April 24, 2011

Lisa Glatt

THE ATHEIST’S TUNNEL

A woman in a bright yellow coat wraps the cuff around my arm and asks me first about headaches, and then about cramps, and then about my mother, dead early from breast cancer, which makes me just a tad more interesting than the young women here whose mothers are still breathing. It’s my first visit since she died, and the woman wants to know how I feel, do I feel OK. She remembers I lived with my mother while I wrote and nursed at once. I didn’t nurse, I say, I was a miserable bitch in the next room, I was what my mother called a bummer, but she’s not listening anymore, this cheerful woman dressed up like a flower. She’s leading me into the examining room, where teddy bears and buttercups line the walls, where a three-foot picture of Santa hangs even though it’s April. I’m in that paper robe, leaning back into position, wondering about Santa’s perseverance when the doctor enters. He wants to know my mother’s age, which breast, and I’m surprised when I say left, not because I know it, but because it’s there on my tongue, and then I’m moving toward him, and I’m thinking that it’s a wonderful thing my love and I don’t have sex on a table like this, that he doesn’t see me in this light, that he doesn’t peer in with sticks and tools. Just then the doctor pipes up, saying my cervix looks great, and he says this with such enthusiasm that I suddenly see my cervix made up for the prom, lipstick and blush, a pink glow that speaks of health and wellbeing. He wants to talk about life and death, about heaven, and I’m wincing, not because the speculum is cold, but because I know how unpopular my beliefs are, even here among these scientists, so I say nothing as the doctor chatters on about his own dead mother. Oh I understand how you feel. I was just thirty when my mother died, but I believe in God, you must believe in God, you do believe in God? he says, his head popping up from between my knees, and I see him, a believer in latex gloves, a balding orphan in bright light. I force a smile and he returns to my crotch. You must believe in heaven, he continues, talking right at it. I’m certain that when mama went she went into a tunnel, a beautiful tunnel, he says, at the exact moment his finger is scooting into my ass.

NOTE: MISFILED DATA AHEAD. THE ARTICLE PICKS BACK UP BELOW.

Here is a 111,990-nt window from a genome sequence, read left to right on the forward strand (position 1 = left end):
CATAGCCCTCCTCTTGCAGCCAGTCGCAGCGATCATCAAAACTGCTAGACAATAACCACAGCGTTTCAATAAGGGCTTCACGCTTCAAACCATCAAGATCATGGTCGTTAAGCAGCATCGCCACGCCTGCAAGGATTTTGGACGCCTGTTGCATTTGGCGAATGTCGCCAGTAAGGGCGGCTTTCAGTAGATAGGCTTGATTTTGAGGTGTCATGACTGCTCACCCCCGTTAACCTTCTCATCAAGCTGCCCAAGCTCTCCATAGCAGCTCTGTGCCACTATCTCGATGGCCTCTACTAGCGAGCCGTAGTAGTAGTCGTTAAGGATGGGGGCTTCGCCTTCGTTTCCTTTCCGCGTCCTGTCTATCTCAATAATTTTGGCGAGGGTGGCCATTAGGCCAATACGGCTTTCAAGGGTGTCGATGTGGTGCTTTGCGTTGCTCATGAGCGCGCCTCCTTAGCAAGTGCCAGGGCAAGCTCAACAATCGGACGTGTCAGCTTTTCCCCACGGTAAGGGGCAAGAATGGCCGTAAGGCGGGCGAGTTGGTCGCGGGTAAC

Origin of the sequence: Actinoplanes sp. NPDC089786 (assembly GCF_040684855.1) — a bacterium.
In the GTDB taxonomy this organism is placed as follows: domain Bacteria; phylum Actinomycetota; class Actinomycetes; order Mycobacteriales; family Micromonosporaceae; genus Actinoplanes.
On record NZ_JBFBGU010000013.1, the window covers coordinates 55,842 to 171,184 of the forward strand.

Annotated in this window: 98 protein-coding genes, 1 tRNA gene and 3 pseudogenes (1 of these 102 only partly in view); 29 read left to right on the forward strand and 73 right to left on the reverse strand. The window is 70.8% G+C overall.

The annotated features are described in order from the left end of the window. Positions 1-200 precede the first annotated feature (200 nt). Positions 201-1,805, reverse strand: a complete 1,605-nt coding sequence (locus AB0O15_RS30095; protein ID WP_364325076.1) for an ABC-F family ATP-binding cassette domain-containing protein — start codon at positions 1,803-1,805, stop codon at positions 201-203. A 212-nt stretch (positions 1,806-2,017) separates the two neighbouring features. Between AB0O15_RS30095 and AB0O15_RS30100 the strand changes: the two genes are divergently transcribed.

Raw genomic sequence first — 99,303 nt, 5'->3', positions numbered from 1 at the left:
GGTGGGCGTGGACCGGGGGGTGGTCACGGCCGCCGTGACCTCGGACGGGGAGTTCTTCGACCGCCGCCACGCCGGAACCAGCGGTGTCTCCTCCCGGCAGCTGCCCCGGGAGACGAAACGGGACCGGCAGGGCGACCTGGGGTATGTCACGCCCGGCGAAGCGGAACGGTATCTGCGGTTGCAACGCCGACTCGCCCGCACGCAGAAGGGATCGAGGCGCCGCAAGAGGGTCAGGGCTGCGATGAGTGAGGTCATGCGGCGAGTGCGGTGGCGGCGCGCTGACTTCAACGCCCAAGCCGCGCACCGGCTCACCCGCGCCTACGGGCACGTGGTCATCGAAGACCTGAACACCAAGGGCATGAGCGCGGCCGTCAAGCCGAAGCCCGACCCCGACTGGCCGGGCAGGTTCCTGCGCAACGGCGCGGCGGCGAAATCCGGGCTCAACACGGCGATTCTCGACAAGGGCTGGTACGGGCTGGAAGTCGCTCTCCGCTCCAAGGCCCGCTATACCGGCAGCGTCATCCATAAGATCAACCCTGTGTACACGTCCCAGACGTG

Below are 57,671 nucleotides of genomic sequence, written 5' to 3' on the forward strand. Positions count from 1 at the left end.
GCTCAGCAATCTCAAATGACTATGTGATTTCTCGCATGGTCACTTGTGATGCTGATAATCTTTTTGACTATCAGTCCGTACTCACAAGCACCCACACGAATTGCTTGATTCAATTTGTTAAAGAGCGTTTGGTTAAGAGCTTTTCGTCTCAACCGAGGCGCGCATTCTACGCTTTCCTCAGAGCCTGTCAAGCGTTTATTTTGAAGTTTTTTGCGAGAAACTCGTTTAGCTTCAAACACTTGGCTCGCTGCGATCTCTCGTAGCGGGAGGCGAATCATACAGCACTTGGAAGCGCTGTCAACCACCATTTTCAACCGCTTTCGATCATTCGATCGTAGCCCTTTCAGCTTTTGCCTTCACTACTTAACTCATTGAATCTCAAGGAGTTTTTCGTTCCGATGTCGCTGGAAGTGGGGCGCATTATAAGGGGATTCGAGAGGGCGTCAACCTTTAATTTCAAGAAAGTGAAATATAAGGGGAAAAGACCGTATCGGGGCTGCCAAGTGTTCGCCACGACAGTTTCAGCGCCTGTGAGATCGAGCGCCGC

from Rattle #25, Spring 2006
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